State House Sound Bites

Capitol reporter Katie Meyer covers Pennsylvania politics and issues at the Pennsylvania state capitol.

The State House Sound Bites Podcast is now called State of the State and is a part of PA Post, a digital-first, citizen-focused news organization to hold Pennsylvania’s government accountable to its citizens.

Medical marijuana teed up for final vote

Written by Mary Wilson, Former Capitol Bureau Chief | Apr 12, 2016 6:32 PM

A plan to legalize medical marijuana in Pennsylvania may be closing in on its final vote in the state Legislature.

The Senate has approved a revised medical marijuana plan, setting the measure up for a final vote in the House. There had been concerns among supporters that the bill would become mired in a legislative game of ping-pong, but Republican Senate leaders say the language they've sent to the House is purely technical, and should receive speedy approval.

"We're almost there with a bill that truly works," said Sen. Mike Folmer (R-Lebanon), the bill's Republican champion. "I ask for a yes vote... both here in the Senate and again in the House."

For supporters, the latest Senate vote is the culmination of years of painstaking advocacy. Holdouts remain - some lawmakers remain skeptical that there is sufficient medical research to support legalizing marijuana as a medical treatment - but in just a few years, the proposal has moved from the fringe to the mainstream.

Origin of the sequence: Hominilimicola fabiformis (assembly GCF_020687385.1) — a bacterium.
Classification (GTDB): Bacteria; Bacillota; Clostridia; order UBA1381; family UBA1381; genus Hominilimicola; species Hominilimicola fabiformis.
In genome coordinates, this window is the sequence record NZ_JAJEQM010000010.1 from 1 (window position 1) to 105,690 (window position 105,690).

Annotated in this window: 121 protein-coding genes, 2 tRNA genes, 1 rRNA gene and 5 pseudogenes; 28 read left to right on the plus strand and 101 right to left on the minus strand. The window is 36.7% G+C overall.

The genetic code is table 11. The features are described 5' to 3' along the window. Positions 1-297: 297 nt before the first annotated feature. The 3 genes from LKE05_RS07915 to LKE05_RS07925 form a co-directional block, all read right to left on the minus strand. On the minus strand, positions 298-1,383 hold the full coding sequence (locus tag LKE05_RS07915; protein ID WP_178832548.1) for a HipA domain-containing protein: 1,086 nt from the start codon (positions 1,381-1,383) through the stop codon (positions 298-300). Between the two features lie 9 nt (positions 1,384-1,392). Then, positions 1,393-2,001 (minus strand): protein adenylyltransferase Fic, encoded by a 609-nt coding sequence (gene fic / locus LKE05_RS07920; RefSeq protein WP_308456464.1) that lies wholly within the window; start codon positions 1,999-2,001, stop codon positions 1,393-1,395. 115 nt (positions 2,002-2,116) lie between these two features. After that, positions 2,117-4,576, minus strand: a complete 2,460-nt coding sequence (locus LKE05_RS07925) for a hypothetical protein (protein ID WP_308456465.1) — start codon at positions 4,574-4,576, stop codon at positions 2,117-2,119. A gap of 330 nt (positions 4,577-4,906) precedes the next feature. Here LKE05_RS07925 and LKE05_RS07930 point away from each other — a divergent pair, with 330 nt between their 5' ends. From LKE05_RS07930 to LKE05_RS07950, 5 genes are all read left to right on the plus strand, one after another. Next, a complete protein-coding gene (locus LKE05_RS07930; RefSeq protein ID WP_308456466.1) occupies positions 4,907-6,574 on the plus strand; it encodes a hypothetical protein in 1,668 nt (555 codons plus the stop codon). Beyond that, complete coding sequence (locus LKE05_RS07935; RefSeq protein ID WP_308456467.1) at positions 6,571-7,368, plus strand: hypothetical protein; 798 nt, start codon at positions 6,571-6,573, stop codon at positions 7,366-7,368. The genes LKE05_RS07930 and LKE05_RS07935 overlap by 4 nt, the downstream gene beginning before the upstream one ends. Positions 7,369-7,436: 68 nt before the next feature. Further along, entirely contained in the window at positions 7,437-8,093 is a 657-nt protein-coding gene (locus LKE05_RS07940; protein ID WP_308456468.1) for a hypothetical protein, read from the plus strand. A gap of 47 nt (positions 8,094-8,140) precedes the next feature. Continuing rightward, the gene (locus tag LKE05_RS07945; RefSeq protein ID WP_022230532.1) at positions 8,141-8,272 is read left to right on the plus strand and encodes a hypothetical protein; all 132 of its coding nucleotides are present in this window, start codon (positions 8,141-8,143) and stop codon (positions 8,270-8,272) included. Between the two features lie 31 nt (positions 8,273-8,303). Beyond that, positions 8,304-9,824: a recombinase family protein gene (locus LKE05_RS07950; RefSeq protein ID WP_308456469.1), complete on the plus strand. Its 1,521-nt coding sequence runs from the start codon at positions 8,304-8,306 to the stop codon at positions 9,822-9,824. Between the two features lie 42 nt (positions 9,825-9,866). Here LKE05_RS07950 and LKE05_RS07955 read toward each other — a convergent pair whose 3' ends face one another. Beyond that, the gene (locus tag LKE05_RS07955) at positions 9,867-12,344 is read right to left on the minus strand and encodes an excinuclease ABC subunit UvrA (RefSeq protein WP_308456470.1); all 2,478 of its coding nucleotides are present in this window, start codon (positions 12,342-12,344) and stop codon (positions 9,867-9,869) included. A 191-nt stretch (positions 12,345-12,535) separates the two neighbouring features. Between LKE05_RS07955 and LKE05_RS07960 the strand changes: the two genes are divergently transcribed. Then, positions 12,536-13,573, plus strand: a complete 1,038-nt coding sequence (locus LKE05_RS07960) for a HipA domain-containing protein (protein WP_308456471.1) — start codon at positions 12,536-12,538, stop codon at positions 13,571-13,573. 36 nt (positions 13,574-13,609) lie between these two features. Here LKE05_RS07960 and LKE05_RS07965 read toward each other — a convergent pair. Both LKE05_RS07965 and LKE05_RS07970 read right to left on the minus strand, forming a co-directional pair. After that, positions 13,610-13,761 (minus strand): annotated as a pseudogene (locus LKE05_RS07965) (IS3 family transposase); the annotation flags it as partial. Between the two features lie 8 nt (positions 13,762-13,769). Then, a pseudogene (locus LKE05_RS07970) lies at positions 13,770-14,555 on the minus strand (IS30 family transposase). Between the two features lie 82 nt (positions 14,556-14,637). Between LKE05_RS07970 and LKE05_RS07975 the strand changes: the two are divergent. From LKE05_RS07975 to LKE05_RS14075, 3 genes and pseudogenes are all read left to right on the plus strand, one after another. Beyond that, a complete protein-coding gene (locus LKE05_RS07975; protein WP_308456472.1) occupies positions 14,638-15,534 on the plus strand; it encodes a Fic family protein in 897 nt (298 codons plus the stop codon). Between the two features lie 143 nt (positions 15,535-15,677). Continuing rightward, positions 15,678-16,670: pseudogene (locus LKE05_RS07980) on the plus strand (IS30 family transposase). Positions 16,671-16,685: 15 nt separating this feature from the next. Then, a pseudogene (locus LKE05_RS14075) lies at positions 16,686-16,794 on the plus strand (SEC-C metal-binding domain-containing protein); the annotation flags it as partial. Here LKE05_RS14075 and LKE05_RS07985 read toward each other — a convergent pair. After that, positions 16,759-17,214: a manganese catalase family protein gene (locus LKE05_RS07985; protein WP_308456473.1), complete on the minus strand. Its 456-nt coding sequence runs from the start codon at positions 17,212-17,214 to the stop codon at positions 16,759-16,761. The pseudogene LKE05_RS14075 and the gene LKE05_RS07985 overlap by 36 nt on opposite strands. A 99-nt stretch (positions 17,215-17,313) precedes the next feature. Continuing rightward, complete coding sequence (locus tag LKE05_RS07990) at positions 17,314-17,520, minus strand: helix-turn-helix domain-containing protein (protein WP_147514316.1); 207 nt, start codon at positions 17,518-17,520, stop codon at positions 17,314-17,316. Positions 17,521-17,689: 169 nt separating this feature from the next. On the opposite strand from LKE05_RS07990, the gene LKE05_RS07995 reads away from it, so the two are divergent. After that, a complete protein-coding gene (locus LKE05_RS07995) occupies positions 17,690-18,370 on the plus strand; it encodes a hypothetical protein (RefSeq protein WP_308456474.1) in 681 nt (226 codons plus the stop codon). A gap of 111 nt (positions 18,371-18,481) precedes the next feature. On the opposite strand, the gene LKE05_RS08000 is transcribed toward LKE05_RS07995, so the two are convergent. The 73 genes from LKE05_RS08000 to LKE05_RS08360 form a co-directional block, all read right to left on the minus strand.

GOP Senate Majority Leader Jake Corman held back tears as he spoke of Folmer's ardent work on the issue. Corman likened him to Jimmy Stuart's virtuous character in the 1939 movie "Mr. Smith Goes to Washington" -- the man who "changed minds and changed hearts."

"It was a great movie, but it was a movie," said Corman, pounding on the podium and suppressing a sob as he looked in Folmer's direction. "Mr. Smith came to Harrisburg."

Governor Tom Wolf has said he would sign the proposal, which would allow doctors to recommend certain forms of marijuana as a treatment for a set list of ailments, including cancer, post-traumatic stress disorder, and intractable seizures. Implementation could take years, with the Department of Health and a new advisory panel overseeing the substance's production and sale.

Published in State House Sound Bites

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